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Large Enhancement of Thermoelectric Efficiency Due to Pressure-Induced Lifshitz Transition in SnSe

H. Sakai, M. Tokunaga, and Y. Uwatoko

Control of the number of Fermi pockets, i.e., electronic valleys, in conductive materials has recently attracted a great deal of attention in terms of the emerging electronics utilizing valley degrees of freedom. An important physical aspect of the valley engineering is that the emergence and annihilation of the valleys are described by a topological electronic transition known as Lifshitz transition. The Lifshitz transition is totally different from the conventional Landau-type phase transition, because it is not accompanied by any symmetry breaking. Despite many predictions of its important roles on various quantum phenomena, the experimental verification has remained challenging.

In this study [1], we have revealed a marked influence of the pressure-induced Lifshitz transition on thermoelectric efficiency in SnSe (Fig. 1(a)), which has recently become the focus of attention for its high thermoelectric performance [2]. Thermopower, which is proportional to the energy derivative of density of states, is anticipated to be an ideal probe for the Lifshitz transition. However, it has been overlooked so far owing to the lack of a model thermoelectric material, where the valley state is controllable. Here we have discovered that the band structure as well as thermoelectric performance for SnSe is highly sensitive to the external pressure by measuring the quantum oscillation of magneto-resistivity concurrently with the thermopower in a piston cylinder type high pressure cell (Fig. 2).

The obtained pressure dependence of the quantum oscillation frequencies clearly indicates that the number of the valleys increases from two to four at ~1 GPa with increasing pressure (Fig. 1(b) upper panel), as is semi-quantitatively reproduced by the first-principles calculations. At around 1.6 GPa, the four valleys are almost equivalent in size, where the thermoelectric power factor is more than 100% higher than that at ambient pressure over a wide temperature range (10–300 K) (Fig. 1(b) lower panel).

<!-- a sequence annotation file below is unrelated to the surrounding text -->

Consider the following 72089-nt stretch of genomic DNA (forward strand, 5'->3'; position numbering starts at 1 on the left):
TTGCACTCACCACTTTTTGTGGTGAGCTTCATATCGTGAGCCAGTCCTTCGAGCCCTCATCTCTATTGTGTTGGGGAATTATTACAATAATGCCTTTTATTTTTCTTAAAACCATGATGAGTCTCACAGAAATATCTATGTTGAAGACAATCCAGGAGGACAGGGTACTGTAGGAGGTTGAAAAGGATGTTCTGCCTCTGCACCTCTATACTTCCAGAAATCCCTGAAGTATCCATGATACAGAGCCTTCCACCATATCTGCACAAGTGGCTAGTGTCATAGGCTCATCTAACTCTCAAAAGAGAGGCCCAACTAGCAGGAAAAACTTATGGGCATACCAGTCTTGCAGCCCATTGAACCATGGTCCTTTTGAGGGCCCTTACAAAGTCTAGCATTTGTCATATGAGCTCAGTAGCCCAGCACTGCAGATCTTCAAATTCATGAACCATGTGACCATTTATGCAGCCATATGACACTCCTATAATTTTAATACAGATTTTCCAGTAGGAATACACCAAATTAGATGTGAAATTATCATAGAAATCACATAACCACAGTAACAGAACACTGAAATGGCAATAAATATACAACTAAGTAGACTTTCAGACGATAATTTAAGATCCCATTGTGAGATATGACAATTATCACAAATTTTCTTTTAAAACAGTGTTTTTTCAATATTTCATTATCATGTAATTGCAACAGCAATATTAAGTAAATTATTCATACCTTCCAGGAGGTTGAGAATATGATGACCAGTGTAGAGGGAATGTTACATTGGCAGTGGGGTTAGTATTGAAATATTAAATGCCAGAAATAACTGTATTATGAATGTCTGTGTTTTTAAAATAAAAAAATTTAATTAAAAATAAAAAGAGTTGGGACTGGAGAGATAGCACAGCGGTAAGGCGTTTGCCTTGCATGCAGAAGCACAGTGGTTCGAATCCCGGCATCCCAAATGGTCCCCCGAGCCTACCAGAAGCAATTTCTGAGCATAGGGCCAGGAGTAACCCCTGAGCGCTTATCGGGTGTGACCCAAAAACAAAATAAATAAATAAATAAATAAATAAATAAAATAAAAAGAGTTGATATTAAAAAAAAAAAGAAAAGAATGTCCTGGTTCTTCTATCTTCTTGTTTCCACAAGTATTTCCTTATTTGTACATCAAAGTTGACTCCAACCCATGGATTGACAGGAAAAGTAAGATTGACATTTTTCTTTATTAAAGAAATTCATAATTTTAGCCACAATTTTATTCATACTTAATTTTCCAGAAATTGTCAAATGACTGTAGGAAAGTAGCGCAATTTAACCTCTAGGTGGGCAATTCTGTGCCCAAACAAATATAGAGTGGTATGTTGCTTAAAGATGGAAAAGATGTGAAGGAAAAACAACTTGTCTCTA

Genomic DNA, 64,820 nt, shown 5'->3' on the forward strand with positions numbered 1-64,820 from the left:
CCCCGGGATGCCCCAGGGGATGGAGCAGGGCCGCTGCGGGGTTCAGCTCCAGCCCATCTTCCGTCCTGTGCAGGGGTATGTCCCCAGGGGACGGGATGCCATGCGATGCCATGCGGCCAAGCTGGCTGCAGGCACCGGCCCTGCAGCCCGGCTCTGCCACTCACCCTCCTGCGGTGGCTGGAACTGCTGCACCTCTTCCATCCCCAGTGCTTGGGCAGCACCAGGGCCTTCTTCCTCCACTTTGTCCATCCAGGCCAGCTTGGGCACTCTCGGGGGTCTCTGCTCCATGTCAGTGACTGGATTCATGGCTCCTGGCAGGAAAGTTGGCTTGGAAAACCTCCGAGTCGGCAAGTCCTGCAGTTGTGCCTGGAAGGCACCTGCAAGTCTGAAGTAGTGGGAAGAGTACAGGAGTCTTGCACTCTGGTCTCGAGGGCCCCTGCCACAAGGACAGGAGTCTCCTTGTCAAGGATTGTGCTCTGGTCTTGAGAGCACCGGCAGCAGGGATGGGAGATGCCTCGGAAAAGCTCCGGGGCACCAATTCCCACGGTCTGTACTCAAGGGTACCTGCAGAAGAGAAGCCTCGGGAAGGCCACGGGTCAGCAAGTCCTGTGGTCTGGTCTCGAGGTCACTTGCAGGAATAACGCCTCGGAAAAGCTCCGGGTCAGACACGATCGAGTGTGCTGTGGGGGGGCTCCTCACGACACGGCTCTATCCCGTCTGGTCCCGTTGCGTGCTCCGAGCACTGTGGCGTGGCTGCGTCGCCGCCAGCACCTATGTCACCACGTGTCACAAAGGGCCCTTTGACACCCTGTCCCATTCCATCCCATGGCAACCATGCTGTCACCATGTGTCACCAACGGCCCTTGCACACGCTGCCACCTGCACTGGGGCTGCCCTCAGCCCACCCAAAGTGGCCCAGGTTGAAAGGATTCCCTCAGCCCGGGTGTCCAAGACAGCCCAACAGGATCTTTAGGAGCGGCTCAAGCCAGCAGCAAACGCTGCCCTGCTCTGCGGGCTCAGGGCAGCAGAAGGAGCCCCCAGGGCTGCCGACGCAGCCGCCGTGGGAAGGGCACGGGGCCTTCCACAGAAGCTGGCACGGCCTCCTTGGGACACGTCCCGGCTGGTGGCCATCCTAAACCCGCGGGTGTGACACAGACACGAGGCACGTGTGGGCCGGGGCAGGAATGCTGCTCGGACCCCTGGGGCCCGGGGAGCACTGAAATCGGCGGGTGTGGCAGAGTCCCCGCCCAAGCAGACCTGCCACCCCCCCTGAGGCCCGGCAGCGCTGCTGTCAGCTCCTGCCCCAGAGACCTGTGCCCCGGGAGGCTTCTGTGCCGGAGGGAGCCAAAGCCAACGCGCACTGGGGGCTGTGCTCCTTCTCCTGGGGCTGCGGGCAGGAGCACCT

The present result demonstrates the multi-valley state is of great importance for achieving high thermoelectric performance, providing a guide for band engineering for the SnSe-based thermoelectric materials. Furthermore, since atomically thin SnSe films have recently attracted much attention as a new 2D material, the controllability of valley structure presented here may help for exploring their novel functions in the future electronics.

  • [1] T. Nishimura, H. Sakai, H. Mori, K. Akiba, H. Usui, M. Ochi, K. Kuroki, A. Miyake, M. Tokunaga, Y. Uwatoko, K. Katayama, H. Murakawa, and N. Hanasaki, Phys. Rev. Lett. 122, 226601 (2019).
  • [2] L.-D. Zhao, S.-H. Lo, Y. Zhang, H. Sun, G. Tan, C. Uher, C. Wolverton, V. P. Dravid, and M. G. Kanatzidis, Nature (London) 508, 373 (2014).
  • T. Nishimuraa, H. Sakaia,b, H. Moria, K. Akiba, H. Usuia, M. Ochia, K. Kurokia, A. Miyake, M. Tokunaga, Y. Uwatoko, K. Katayamaa, H. Murakawaa, and N. Hanasakia
  • aOsaka University